The one big difference with this pregnancy was my due date. We were going to have a summer baby. Our first two were winter babies, and I really wasn’t looking forward to being hugely pregnant during the summer. We were given a July 1 due date, but given the fact that our daughter was born 11 weeks early and our oldest son was born 3 weeks early, I was mentally prepared for a mid-June delivery. I was banking on it, really. Despite the fact that I was constantly joking about how this one would be the stinker that stayed in 2 weeks past my due date. Ha, ha, ha. (Oh do I regret that joke!)

Things were pretty uneventful for the first half of the pregnancy. My husband and I decided early on that we didn’t want to know the baby’s sex ahead of time — we didn’t find out with our daughter but we did with our older son, and we decided we liked the not-knowing-until-birth experience better — and we were sticking to our guns despite the fact that we could have found out during any of my bi-weekly ultrasounds.

At around 22 weeks, though, the ultrasound tech thought she spotted something wrong with one of the baby’s kidneys, so I was referred to a specialist for a follow-up ultrasound. My ultrasound tech warned me that the potential problem was associated more frequently with one sex, so if it turned out to be what was suspected, the specialist may have to tell us the sex in order to discuss treatment options.

Luckily, it turned out that nothing was wrong, and we didn’t have to find out the baby’s sex. That is, until my regular ultrasound tech accidentally spilled the beans to me at a subsequent appointment because she thought I had found out from the specialist. CURSES!!!!! Actually, to be honest, I wasn’t that upset about it because a little part of me had wanted to find out anyway. I was however hesitant to tell my husband what happened. When I got to my car I called him and told him what happened. He was pissed at the tech but said he still didn’t want to know the baby’s sex. WHAT??!! How the hell was I going to keep that from him? I promised him that I’d try but he’d have to promise me not to get upset if I accidentally slipped up. Deal, he said.

And, I’m happy to report, that I am the best secret keeper on the planet. Because my husband didn’t want to know, I didn’t tell anyone for fear of it getting back to him. (Ok, I told one person, but only because I did accidentally slip up with a friend.) Do you know how hard this was?! If I wanted to buy anything that wasn’t neutral, I did so secretly and then hid it all from my husband. When we talked about names, I had to get equally excited about both boys’ and girls’ names, even though I knew which list we’d really be choosing from. It was hard, but I managed to keep the baby’s sex under wraps the entire pregnancy. (Go me!)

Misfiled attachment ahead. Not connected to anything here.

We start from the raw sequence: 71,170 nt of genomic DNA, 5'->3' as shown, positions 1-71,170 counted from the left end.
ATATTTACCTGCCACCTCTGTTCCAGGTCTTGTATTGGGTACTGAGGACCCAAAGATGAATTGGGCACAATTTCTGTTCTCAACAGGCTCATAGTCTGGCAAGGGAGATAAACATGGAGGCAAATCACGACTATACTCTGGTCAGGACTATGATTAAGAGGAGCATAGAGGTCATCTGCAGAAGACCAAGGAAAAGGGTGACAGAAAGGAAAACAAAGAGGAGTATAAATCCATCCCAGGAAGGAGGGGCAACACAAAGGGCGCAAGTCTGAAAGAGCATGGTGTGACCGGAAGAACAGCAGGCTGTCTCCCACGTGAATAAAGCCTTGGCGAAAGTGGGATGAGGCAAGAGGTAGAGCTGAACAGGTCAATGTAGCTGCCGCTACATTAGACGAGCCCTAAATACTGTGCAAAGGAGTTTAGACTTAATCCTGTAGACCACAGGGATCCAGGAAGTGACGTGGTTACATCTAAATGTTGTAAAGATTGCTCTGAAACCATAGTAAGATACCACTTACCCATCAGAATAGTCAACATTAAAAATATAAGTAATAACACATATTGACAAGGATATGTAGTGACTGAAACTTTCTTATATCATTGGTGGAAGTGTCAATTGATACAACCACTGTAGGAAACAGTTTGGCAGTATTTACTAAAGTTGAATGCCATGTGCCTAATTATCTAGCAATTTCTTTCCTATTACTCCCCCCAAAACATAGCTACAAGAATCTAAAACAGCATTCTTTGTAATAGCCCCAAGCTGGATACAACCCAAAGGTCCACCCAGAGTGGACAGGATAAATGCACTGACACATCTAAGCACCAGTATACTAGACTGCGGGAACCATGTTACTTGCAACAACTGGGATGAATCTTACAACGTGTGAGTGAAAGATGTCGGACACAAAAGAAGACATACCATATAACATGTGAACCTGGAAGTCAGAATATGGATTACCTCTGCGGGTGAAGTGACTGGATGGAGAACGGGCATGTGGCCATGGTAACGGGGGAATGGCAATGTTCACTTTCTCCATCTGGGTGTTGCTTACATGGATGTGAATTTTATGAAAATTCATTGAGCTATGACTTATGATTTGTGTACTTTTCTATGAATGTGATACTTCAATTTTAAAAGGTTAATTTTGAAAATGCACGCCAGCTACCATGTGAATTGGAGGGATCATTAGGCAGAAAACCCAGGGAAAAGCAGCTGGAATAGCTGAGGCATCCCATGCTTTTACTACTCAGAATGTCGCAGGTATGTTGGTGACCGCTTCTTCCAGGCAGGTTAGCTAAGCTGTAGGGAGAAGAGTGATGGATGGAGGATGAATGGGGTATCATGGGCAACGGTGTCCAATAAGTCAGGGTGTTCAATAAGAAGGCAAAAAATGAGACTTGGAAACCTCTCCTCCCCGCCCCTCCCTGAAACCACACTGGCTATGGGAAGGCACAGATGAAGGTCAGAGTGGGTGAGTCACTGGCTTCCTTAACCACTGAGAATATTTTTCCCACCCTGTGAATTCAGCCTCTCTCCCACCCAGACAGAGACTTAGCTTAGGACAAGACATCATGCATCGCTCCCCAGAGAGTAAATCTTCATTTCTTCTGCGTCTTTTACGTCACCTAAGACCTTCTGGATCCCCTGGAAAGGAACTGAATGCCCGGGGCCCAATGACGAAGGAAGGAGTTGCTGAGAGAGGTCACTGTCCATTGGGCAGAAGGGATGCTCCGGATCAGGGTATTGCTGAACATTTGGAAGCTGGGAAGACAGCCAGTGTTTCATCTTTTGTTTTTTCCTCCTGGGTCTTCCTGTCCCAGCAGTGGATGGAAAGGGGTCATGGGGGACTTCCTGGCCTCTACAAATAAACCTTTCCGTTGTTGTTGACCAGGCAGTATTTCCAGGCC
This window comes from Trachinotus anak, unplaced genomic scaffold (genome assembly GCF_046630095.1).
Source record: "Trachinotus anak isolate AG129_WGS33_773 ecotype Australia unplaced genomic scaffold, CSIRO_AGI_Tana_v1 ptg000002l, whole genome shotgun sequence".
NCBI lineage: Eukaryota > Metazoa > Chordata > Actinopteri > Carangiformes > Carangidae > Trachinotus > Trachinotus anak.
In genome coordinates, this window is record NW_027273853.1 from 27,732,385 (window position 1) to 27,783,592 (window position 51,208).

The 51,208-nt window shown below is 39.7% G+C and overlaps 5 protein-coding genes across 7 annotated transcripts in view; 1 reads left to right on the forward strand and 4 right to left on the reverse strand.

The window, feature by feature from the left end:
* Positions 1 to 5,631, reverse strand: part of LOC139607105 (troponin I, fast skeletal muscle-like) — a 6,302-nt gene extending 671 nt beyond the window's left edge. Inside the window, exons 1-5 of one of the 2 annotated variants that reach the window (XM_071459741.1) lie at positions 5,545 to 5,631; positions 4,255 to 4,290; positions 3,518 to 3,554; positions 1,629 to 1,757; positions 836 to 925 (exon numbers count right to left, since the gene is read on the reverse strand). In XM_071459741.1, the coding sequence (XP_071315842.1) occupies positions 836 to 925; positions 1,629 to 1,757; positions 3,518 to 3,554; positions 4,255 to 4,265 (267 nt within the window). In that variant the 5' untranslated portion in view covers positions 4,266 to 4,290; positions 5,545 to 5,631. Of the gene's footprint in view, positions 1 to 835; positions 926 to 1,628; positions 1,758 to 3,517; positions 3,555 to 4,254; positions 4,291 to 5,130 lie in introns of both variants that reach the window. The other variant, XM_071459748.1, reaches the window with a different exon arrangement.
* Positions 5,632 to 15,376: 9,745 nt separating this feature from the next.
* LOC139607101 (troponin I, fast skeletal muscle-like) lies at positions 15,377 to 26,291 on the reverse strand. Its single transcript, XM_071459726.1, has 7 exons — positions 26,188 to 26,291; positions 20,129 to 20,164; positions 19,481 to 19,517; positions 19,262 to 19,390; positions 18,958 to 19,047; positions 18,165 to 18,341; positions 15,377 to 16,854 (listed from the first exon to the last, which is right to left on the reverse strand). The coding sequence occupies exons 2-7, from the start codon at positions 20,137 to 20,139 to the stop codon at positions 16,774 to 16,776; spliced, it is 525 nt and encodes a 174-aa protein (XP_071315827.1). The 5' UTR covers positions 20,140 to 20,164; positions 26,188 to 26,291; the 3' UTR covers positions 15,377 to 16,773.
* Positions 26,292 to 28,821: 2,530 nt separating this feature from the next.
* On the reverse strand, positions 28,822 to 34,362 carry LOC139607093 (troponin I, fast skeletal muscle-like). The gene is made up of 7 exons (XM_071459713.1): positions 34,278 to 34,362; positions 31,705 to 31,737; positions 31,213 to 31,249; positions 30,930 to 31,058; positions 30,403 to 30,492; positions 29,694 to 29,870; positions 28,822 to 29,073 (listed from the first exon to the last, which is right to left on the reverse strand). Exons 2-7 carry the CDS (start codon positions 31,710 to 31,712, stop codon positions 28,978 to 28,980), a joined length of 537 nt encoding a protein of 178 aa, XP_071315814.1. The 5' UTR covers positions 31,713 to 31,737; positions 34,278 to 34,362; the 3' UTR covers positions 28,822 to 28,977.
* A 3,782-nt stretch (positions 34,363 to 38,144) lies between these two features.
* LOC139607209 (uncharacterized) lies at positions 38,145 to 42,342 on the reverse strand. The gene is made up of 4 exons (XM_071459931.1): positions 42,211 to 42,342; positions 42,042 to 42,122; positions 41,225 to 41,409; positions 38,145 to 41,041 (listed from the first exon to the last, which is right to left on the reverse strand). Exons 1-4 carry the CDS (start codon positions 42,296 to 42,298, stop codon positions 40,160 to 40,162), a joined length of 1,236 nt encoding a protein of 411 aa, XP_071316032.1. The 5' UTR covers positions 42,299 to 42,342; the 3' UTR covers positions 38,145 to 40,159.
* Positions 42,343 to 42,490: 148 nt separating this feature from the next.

I had a few more little medical blips throughout the second half of my pregnancy — a minor slip down some stairs, a short hospital stay after tripping over a toy and falling at home resulted in the start of some contractions, and some blood pressure-related issues toward the end of the pregnancy — but all in all, it was pretty uneventful. And by “uneventful,” I don’t mean these events weren’t scary, because they were, but I mean that none of these incidents put me into preterm labor, which was a huge concern for me with both of my pregnancies after delivering my daughter at 29 weeks.

In fact, 37 weeks (the point at which I delivered my oldest son) came and went. And I began to get grumpy. I was the absolute most pregnant I had ever been, and I was D.O.N.E. So naturally I started complaining. I wanted the baby out and started trying every old wives’ tale under the sun to make it happen: nonstop walking, sitting in certain positions, eating spicy foods. And yes, eventually I got so desperate I even tried sex. All I got from all of this? The runs from the spicy food, and of course a happy husband from the long-awaited action. But still no baby.

My family and friends laughed at me. “C’mon, you’re not even past your due date yet.” “Every woman should experience going all 40 weeks.” You know what I said to that? F THAT!! That’s what I said. Approaching my due date, I was nearly 3 weeks more pregnant than I had ever been. And I was just ready to be done. My mom had even been staying with us for a week at that point anticipating an early arrival as well. I was in uncharted territory here.